Lately, I’d noticed that my apprentice Jim had been setting the Pandora in the shop to a channel called “On the Road Again” which at first I thought was a Willie Nelson thing. Jim has done his share of changing addresses. He and I have talked about the strange urge to ramble on, that comes from an addiction created by moving households often. But then I noticed that a little library was growing in one of the shop’s cubbies.
I’d failed to make the connection between the Kerouac biography on my desk and the subtle musical program in the shop space. Once apparent that the hint wasn’t sinking in, the library began to grow. I smiled as I realized that the slow, solitude of a workshop in the woods is a million miles away from the hustle of NYC. Our space is antithesis of what Kerouac initially wanted for himself. Yet, at the same time it is the lost Americana that he spent his life seeking.
Jim in the shop doorway, with more books.
While Jim was keeping himself busy building up a neck blank fore a new commission that we’re calling tentatively The Black Dahlia, I decided to get some color on the Tele we’re making for Anthony. Here, Jim is slotting Dahlia’s neck blank for the truss rod. The three piece, opposed grain system used to strengthen the neck is clearly visible. All three parts are sawn from the same board to maintain the integrity of the neck—the grain on the outside pieces are opposed to use the natural forces of the wood to self-stabilize. The center part is a neutral, quarter-sawn piece.
Now, back to that guitar for Anthony. Most times, for color coats I use nitro with tints, or some PPG colors that are suspended in DBC clear. However, this time I decided to experiment with a waterborne acrylic. I’ve had the stuff for a while and thought it would be interesting to try. I got it for a window sill refinish project, and it worked so well that I thought it could be used on a guitar.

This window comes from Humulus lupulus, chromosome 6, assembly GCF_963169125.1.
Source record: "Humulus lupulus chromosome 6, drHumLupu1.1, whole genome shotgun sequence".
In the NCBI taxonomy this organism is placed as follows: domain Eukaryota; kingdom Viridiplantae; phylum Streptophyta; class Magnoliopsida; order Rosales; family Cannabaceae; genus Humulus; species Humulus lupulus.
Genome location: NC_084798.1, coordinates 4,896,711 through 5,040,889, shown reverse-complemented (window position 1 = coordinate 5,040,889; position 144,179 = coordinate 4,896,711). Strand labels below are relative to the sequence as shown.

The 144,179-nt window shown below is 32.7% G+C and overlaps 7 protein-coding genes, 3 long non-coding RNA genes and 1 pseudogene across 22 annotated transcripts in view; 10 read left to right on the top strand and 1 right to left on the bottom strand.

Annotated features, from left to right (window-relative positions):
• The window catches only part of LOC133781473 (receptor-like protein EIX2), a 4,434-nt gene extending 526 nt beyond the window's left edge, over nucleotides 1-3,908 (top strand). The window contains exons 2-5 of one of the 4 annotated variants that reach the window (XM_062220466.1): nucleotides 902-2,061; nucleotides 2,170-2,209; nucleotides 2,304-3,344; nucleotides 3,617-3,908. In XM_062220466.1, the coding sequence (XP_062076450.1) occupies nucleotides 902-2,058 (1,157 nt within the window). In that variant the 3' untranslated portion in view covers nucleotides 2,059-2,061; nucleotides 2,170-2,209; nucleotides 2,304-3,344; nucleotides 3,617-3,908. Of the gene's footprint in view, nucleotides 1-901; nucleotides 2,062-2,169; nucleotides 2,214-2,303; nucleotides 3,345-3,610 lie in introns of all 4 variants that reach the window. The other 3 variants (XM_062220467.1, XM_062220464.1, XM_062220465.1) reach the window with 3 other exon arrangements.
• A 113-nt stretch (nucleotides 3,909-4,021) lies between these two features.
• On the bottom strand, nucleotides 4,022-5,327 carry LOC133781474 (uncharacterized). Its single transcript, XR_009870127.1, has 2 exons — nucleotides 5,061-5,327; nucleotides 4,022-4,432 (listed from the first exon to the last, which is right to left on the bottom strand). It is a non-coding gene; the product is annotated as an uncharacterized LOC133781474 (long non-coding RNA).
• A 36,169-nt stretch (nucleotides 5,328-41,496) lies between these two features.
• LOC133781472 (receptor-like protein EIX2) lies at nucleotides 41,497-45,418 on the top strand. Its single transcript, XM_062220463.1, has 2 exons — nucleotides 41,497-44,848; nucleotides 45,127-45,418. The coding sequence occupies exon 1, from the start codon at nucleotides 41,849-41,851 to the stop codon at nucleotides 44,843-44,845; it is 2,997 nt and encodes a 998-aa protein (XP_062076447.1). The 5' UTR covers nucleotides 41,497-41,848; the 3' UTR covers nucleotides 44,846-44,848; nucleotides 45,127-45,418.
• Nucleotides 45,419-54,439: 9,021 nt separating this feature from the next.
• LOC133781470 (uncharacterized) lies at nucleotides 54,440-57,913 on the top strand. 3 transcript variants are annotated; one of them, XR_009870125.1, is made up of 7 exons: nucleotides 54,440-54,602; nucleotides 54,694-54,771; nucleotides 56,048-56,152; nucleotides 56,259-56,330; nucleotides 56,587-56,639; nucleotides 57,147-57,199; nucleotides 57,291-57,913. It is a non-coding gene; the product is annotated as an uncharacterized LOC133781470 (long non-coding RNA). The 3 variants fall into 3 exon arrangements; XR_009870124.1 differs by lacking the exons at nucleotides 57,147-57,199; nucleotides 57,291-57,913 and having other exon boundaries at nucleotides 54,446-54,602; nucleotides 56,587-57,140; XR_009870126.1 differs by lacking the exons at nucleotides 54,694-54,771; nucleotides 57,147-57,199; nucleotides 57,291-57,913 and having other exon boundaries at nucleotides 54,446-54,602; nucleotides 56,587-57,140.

The first step was to mix some Golden Yellow Oxide and add a little brown until I got the shade I wanted. I did this into the clear waterborne directly, then cut the whole mix with good old H2O until the viscosity was correct for the gun. The color looked good on the test piece, so onward we go.
I’m using a SATA minijet with a 1.1 tip which is my weapon of choice for most small jobs like sunbursting. I decided to use it for this full-body color job because the Minijet has a thumb-wheel fan control on the left side which would let me control the spray with the unfamiliar water-based material.
I needn’t have worried. With the air pressure at 30lbs. the material sprayed like a champ. Very easy to control and the build was good. I can see if I had used a bigger tip it might have been prone to sag—after all, it is water. The clean-up was a breeze, and the stuff is almost odorless. I’ll let it set up for a day, then I’ll continue with the clear coats.
The color is classic Butterscotch, and on the body it looks great. The only question is whether to use the nitro as I usually do, or continue with the waterborne…
As the Autumn continues to wind down in chilly and damp fashion, it’s warm and busy in the shop. I’ve been working on several projects for clients, but have some “blue-sky” stuff going on as well. I’ve been messing around with some new pickup ideas, and thought that it would be useful to have a guitar made specifically for the purpose of testing pickups. Back in the ’80s I’d built myself a guitar with rear loading for the bridge pickup so that it could changed quickly without slacking the strings—so I decided to revisit the concept.
After drawing out the design in full-scale, I prepped a blank of mahogany with location holes, found the centerline and did a rough cut on the bandsaw. Here, my apprentice Jim and I are going over the details. I’m going to leave the body to Jim while I prep the neck and work on some pressing design items for clients. Not enough hours in the day!